A Manhattan doctor was charged with manslaughter and falsification of records after a liposuction patient went into cardiac arrest in his office where he performed the procedure using a local anesthetic. The patient was then rushed to Coney Island Hospital where she died May 10, 2012, reports The New York Times.

The doctor, Oleg Davie, was arraigned March 28, 2013, on the charges. Isel Pineda, 51, the liposuction patient, had had a heart transplant eight years earlier and had been on immunosuppressant drugs ever since, facts she had written on forms for the doctor before her liposuction surgery.

“Doctors are well aware of the fact that they are discouraged from performing liposuction and similar procedures on patients with heart disease,” said Brooklyn district attorney Charles J. Hynes. He said that immunosuppressive drugs to prevent rejection of the transplanted heart would make Pineda a higher risk patient for infection.

According to reports, the doctor tried to cover up Pineda’s medical history by changing the information she had written on the forms. He had removed any mention of her heart disease, the heart transplant and the anti-rejection drugs she was taking. The original forms she had filled out listing her correct medical history were found in her purse.

Two expert witnesses for the defense produced reports indicating that Pineda’s death was due to “fat embolism syndrome.” This would put the patient at risk for liposuction and her death would have nothing to do with her medical history, their reports said. The report of one expert witness said Pineda’s transplanted heart was enlarged and 95 percent blocked as a result of arteriosclerosis.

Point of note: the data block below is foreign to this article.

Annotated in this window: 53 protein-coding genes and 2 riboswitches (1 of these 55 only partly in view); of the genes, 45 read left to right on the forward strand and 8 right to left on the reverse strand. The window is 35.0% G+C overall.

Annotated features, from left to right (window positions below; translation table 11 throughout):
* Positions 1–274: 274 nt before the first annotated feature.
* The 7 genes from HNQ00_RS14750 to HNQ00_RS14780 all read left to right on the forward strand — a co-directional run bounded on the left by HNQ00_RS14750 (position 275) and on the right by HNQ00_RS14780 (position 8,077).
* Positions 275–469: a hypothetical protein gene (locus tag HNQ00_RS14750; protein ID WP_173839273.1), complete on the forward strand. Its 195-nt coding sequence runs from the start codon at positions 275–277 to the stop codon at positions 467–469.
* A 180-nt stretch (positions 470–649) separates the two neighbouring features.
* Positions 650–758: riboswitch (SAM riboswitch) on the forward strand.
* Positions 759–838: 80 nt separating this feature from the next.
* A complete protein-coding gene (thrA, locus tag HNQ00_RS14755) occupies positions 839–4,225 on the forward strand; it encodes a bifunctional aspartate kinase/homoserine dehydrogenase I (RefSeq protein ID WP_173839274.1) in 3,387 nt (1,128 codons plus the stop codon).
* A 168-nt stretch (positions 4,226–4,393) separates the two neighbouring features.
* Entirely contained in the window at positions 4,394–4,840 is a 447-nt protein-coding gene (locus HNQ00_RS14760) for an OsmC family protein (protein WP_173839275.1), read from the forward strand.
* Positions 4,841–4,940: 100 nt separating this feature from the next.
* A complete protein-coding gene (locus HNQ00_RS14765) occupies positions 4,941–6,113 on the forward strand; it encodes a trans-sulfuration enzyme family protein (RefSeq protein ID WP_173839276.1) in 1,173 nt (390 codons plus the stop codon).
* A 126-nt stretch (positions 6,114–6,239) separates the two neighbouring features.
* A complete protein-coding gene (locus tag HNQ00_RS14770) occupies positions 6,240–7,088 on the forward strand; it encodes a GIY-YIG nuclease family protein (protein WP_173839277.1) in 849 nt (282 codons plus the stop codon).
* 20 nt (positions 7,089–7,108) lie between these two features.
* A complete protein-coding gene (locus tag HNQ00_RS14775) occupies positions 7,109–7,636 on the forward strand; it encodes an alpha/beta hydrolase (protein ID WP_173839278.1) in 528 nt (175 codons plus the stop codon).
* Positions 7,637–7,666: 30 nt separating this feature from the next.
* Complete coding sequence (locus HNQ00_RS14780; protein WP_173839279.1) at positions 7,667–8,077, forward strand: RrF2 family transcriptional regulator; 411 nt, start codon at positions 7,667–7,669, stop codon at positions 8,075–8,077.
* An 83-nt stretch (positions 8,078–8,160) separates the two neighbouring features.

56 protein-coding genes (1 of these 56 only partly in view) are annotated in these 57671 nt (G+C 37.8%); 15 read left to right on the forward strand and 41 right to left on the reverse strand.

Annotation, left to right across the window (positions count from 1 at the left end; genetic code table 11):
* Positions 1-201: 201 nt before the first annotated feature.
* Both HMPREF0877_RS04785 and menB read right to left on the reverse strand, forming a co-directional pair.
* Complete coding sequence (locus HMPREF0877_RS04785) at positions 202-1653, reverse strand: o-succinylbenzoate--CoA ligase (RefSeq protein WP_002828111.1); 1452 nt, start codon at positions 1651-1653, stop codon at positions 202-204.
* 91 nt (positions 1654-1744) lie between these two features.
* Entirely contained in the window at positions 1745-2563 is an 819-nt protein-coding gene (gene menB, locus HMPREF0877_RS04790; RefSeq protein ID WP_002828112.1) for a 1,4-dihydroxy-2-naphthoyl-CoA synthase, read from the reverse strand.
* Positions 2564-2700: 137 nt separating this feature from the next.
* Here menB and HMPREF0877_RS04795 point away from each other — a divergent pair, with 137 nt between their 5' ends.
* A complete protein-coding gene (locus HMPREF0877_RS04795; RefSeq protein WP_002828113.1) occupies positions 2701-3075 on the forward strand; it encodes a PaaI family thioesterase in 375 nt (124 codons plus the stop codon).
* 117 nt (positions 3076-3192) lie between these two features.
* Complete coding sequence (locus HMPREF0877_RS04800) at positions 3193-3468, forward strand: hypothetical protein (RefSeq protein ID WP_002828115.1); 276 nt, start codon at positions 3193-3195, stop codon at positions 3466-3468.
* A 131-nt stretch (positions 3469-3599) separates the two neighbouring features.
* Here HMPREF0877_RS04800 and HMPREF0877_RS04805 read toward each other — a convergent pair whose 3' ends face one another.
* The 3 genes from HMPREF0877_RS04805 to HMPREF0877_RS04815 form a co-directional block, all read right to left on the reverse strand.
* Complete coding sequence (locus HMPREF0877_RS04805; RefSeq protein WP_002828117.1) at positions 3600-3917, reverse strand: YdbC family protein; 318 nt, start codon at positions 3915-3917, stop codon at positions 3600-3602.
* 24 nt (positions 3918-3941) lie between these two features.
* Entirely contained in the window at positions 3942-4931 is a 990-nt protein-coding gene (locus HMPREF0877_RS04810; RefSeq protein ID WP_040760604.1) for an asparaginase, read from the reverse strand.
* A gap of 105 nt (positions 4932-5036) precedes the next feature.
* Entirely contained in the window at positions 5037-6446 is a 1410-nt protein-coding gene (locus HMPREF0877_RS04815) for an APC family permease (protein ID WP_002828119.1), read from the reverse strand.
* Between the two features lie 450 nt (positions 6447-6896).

Davie’s defense lawyer called her a “walking time bomb.” The lawyer said, “her death is tragic, but it’s not criminal.”

A lawyer for the victim’s family said that no reliable physician would do a procedure like liposuction on a heart transplant patient in his office. He also said Dr. Davie would not be able to deal with a complication known as “fat embolism syndrome.”

In 2011, Davie’s state medical license was limited to doing cosmetic procedures due to findings of prior negligence regarding seven patients. He also had been fined $100,000 and put on probation by the New York state health department.

After Pineda died, Davie’s medical license was suspended. He pleaded not guilty to the current charges and was released on $175,000 bail.

The victim had found the doctor through an advertisement, offering his services at a lower cost.

As Connecticut medical malpractice lawyers, the attorneys at Berkowitz and Hanna LLC represent patients who suffer complications due to medical negligence. If you or someone you love is seriously injured, or if your loved one died, during a medical or cosmetic procedure, you may be eligible to file a medical malpractice lawsuit.

To learn more, contact our medical malpractice lawyers today.

NOTE: Berkowitz and Hanna LLC is not representing the people in this story. This is a news report that was first reported by The New York Times.